FredFlintsone 1 Like

In his previous life Benedict hung out with uncle Adolph as part of the Hitler youth. The entire Vatican structure is one large ode to paganism. In front of the old Vatican stands a fountain one had to be baptized in before entering the church. The water comes out of a statue of the goddess Isis. Coming up Easter/Ishtar. Catholics should look up that little darling. The red Easter eggs symbolic of the new borne sacrificed in Ishtar's honor borne from the previous Easters orgies with the temple priestesses.


@FredFlintsone As an Australian, whose Govt has just opened an inquiry in to child sexual abuse in institutions, including the catholic church> I had a "vision". A large man ( possibly named Bruce) jumps out from behind a curtain and exclaims "no-one expects the Australian Royal Comission) the ex Pope, of course laughs at the irony. ( Apologies Monty Python)

SmoothEdward1 1 Like

In case you non-Catholics don't know what the College of Cardinals is, it's sort of like the University of Phoenix for priests.

DarwinAkbar 2 Like





....the next Pope will probably be chosen for the same qualifications.



Oddly enough, people who decry homosexual pedophiles in the Catholic Church are now demanding that the Boy Scouts recruit them. Go figure.

KevinDaleMcKeown 3 Like

@mary.waterton @DarwinAkbar The ignorance you display in conflating homosexuality with pedophilia is unfortunately still widespread. The Scouts are being asked to be inclusive of self-identified scout leaders and, yes, scouts (boys know what they are remarkably early). Nobody is asking the Scouts to "recruit" pedophiles (who are, for the most part, heterosexually oriented). But you just keep going on your merry, bigoted way. Don't let the facts deter you.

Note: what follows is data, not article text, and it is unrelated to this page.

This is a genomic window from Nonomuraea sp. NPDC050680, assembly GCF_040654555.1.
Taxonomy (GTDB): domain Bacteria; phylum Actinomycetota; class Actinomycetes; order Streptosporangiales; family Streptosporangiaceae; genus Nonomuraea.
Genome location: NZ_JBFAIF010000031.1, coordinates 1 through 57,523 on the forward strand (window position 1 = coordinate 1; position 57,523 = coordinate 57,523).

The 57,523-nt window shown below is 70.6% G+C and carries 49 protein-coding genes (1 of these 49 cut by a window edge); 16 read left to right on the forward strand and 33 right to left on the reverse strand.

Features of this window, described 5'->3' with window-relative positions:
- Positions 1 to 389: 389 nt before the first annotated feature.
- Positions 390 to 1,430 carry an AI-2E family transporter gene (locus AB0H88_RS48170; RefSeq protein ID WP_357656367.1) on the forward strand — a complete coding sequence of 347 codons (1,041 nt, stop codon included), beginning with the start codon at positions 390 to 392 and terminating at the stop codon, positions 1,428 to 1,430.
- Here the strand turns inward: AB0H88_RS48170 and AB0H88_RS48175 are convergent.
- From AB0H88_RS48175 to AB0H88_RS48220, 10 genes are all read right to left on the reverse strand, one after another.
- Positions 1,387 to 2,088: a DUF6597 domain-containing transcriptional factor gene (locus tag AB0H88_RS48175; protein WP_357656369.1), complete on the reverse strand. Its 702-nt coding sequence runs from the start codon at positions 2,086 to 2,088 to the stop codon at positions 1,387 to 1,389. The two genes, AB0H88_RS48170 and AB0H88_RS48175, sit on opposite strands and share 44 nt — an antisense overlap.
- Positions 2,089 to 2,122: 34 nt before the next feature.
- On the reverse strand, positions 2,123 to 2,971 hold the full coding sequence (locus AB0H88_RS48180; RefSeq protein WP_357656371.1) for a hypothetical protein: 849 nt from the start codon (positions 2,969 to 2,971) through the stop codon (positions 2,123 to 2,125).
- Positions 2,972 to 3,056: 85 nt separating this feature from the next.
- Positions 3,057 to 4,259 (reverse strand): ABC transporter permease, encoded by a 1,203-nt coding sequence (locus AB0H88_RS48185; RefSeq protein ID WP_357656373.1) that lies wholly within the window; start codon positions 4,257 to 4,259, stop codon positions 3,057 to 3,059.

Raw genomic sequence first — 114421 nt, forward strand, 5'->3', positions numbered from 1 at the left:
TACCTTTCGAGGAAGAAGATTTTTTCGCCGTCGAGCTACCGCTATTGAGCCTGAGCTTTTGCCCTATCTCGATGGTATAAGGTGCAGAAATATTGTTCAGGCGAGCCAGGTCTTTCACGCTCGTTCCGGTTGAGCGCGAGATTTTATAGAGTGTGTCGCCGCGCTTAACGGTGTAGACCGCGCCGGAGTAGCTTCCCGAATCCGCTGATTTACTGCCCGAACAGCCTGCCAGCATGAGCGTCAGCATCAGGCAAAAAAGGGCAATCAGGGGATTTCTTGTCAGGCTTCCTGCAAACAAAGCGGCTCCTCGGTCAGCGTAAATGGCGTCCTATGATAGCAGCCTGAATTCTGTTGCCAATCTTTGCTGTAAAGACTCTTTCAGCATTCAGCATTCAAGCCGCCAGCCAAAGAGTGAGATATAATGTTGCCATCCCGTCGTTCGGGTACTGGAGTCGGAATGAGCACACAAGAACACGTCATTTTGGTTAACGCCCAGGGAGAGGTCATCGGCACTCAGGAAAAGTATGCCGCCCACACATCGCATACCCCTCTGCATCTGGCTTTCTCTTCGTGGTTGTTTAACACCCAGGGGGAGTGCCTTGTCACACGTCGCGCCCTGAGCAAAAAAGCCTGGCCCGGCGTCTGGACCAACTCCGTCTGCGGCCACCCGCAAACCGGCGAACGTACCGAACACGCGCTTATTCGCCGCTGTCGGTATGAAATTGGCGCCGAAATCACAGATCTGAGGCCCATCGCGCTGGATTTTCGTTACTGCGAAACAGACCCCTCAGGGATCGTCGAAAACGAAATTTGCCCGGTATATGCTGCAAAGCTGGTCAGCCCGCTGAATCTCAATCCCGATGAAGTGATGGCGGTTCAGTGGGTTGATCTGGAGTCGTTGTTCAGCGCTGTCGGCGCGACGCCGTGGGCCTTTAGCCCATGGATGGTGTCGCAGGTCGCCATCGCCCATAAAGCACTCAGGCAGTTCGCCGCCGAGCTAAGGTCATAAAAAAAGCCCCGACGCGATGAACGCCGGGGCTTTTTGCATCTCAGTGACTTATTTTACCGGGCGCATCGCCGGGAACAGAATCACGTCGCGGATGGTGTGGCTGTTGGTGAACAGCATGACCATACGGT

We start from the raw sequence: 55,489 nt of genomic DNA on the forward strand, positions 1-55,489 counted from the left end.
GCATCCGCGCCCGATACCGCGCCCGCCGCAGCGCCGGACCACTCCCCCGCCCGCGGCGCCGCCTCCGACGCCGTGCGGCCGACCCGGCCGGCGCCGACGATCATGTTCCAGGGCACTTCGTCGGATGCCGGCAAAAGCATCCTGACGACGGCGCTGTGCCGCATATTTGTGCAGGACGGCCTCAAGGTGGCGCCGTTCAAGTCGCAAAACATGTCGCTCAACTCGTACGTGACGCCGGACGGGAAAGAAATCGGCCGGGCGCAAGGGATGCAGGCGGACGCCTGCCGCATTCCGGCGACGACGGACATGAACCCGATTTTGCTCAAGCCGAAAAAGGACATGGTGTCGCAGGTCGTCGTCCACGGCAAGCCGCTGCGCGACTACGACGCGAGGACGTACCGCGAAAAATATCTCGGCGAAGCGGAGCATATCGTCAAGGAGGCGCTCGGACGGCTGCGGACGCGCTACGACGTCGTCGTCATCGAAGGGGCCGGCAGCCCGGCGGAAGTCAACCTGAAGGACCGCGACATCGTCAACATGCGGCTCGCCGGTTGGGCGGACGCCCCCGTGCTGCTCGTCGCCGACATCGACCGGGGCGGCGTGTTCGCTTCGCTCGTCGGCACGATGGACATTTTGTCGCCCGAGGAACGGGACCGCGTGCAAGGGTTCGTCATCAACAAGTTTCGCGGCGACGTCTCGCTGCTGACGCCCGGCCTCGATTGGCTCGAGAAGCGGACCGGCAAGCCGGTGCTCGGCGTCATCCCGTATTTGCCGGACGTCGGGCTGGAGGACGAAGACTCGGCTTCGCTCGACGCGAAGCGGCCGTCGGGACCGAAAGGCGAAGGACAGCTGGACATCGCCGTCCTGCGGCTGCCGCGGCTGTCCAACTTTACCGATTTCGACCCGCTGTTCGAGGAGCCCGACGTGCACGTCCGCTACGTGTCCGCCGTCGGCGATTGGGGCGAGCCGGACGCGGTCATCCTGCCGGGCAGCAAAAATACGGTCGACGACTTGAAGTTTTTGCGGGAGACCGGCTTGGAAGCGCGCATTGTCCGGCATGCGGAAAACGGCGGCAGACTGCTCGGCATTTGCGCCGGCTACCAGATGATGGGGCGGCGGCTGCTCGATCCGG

RLobb 1 Like

Benedict was a deeply intellectual man who was unable to control a runaway Vatican bureaucracy.  Some attempts were made, only to be frustrated by higher-ups.  Benedict served in the Curia for many years himself.  Perhaps he thought reform was impossible.  At any rate, at 85 years old he is older than John Paul II was when he died, oldre than any pope in over a hundred years, and visibly tired.  I hope the Lord will bless him with a peaceful retirement.


Pensive, patient, prayerful and pragmatic would be one way to describe Pope Benedict XVI. Popes come and go. This pope has tweaked the papacy in many ways and his resignation is a final gesture of the same stature. A pope who resigns strips, hopefully once and for all, the notion of the pope as someone who in a merely terrestrial sense is "seated at the right hand of God." The papacy can perhaps in the minds of a billion Catholics and all others become truly a ministry rather than a kind of monarchy.

rodzzz 3 Like

Benedict XVI was a clown. His comments against gay marriage were a disgrace to human equality and tolerance. His inaction against child sex offences by priests is criminal. See for an overview of the Pope's hypocrisy. Also see The problem is the stupid cardinals who voted him in are still there and will vote in another moron no doubt.

fatality1515 1 Like


rodzzz you have to be a total moron to support something perverted like gay marriage and think that it's about equality and tolerance. Homosexual propaganda and liberal stupidity has no end..

By the way, your inaction against Bush, who murdered thousands of Iraqis, is criminal! Go fetch a frisbee dog!